Get in touch with your Senators and your member of congress. Not sure who they are? Start with www.Congress.gov. Look up the district/state office as well as the D.C. Contact info listed. Get to know the Legislative Affairs staff who handle the issues you’re most concerned about. Your ongoing contact is at least as likely to be these staffers – who control access to the legislators – as it is the Members themselves.
Make an appointment during a recess break to introduce yourself. Begin by thanking them for their work, and make particular mention of their past or current support on issues that matter to you. Let them know what you do, how many employees you have, the economic impact your business has in their state or district. Consider inviting your legislator to visit your company.
When’s the right time to do this? During the legislative break, or “recess.” In the final few month of the legislative year, Congress generally has short recess for Memorial Day. The longer summer recess is typically from late July until just after Labor Day (check the specific dates at www.congress.gov). That’s when most members are back in their district, eager to hear from you, and when it’s easiest for you to reach them.
Once you’ve made friends – or at least gotten acquainted – with your elected representatives, you can talk about your concern. On day-to-day issues, or when there is no specific legislative decision or regulatory deadline looming, you'll have the greatest impact by making personal calls, emails or visits, and fostering an ongoing dialog. Your members of Congress have to answer constituent phone calls in real time, and that takes staff resources (which are always finite) to respond. That's a good thing. Call them.
To be effective in your outreach, pick your passion. Keep the focus narrow. Be as specific as possible about the proposed law or regulation, why and how it affects you. Succinctly express your concerns, and ask for the action and outcome you want.
If broad statements by the President or other federal leaders are the source of your concern about, for instance, whether small business procurement programs will be eliminated or cut, you can tell your legislator why those programs are important to your company, the number of employees and jobs affected, and that you want their staff to be vigilant in supporting and defending those programs at every opportunity. You can ask them for advice on where else they think YOU should be watching and possibly taking action, too.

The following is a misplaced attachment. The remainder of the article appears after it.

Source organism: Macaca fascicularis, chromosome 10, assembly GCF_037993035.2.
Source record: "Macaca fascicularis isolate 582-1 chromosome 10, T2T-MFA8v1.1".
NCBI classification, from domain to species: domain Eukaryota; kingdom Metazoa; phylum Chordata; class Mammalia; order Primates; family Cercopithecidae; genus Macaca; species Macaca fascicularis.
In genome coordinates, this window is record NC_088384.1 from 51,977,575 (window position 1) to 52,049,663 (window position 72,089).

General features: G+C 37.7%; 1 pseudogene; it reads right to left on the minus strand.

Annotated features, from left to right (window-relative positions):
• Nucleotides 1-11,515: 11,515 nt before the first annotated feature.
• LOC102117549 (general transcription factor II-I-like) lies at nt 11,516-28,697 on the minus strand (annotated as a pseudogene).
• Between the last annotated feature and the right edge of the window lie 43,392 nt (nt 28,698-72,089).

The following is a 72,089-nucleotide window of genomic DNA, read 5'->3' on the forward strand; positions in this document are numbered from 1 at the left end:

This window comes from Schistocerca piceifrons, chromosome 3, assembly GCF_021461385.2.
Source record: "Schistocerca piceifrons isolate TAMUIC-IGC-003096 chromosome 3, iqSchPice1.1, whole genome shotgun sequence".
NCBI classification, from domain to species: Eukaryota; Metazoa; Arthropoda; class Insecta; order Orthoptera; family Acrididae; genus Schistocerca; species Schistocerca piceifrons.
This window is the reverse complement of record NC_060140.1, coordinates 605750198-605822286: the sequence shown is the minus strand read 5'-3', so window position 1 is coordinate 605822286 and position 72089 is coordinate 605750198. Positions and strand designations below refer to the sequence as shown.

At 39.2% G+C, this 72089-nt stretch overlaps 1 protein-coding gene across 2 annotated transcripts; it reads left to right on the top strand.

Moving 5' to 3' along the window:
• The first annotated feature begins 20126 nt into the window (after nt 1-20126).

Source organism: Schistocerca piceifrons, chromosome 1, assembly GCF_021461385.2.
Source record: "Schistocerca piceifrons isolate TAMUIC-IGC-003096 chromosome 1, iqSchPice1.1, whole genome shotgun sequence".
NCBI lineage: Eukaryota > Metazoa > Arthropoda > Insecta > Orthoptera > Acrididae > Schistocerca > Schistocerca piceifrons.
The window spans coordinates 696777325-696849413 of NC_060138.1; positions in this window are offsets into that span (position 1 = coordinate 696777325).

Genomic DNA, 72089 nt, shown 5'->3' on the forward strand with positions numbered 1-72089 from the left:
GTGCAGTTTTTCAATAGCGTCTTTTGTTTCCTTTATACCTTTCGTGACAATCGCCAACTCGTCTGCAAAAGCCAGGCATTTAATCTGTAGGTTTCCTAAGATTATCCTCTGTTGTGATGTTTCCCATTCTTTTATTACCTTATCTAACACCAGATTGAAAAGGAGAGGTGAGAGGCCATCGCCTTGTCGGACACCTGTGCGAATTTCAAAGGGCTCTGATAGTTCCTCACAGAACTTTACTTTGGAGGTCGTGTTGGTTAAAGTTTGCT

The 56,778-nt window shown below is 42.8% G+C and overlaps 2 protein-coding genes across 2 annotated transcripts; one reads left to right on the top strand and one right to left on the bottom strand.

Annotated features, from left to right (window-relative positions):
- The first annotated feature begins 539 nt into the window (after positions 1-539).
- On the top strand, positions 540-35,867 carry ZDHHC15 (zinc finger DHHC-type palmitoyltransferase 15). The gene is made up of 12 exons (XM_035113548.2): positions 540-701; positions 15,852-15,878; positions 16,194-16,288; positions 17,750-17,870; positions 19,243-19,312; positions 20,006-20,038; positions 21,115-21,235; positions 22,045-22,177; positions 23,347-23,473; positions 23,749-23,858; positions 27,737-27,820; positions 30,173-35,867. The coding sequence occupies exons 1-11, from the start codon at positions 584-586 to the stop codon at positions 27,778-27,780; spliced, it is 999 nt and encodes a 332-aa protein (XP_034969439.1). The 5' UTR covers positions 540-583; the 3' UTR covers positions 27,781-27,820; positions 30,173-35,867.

Sometimes, your industry association may invite you to take part in a “grassroots” campaign to show your support on an issue. Most typically, they’ll ask you to personalize and send a basic letter or email to your elected representatives. It takes very little time, and such efforts do add up. These letters usually have the most value when an issue is coming up for a critical vote or legislative decision point. The upside is that these letters are generally well-written, state the situation and the “ask” clearly. If your interests are aligned with your association’s, you can generally send these communications with high confidence and minimal effort.
Similarly, showing up en masse for a hearing on Capitol Hill can show legislators that there is broad support for, or opposition to, a proposal. I was one of the hundreds of women business owners who packed a hearing room to overflowing when Senators gathered to hear testimony on the importance and economic impact of the WOSB sole source provision. That hearing contributed to Congress' decision a few months later to pass the WOSB sole-source authority into law.
Engage your legislative contacts in dialog. They’re on the inside of the lawmaking process. Ask if they’re following the issue, and what else they might be able to tell you about what’s happening! Remember that there are also things you can do to help them. Legislators like to be seen as supporting the business community. They often host or speak at events. Ask the staff if they’re hosting any upcoming forums, panels or roundtables for business. Explore whether you might be a good fit for the event, or whether they’d like you to help promote the event. Let them know if you’d be available to speak. If there aren’t any events, but you have an idea for one, share your thinking and perhaps even offer to help organize it!
Finally, ask them what you want them to do. If there is a specific vote coming up on a provision in a bill (like we saw a couple years ago, to propose the sole source provision in the WOSB program), then talk about that.
Thank them again, and follow up regularly.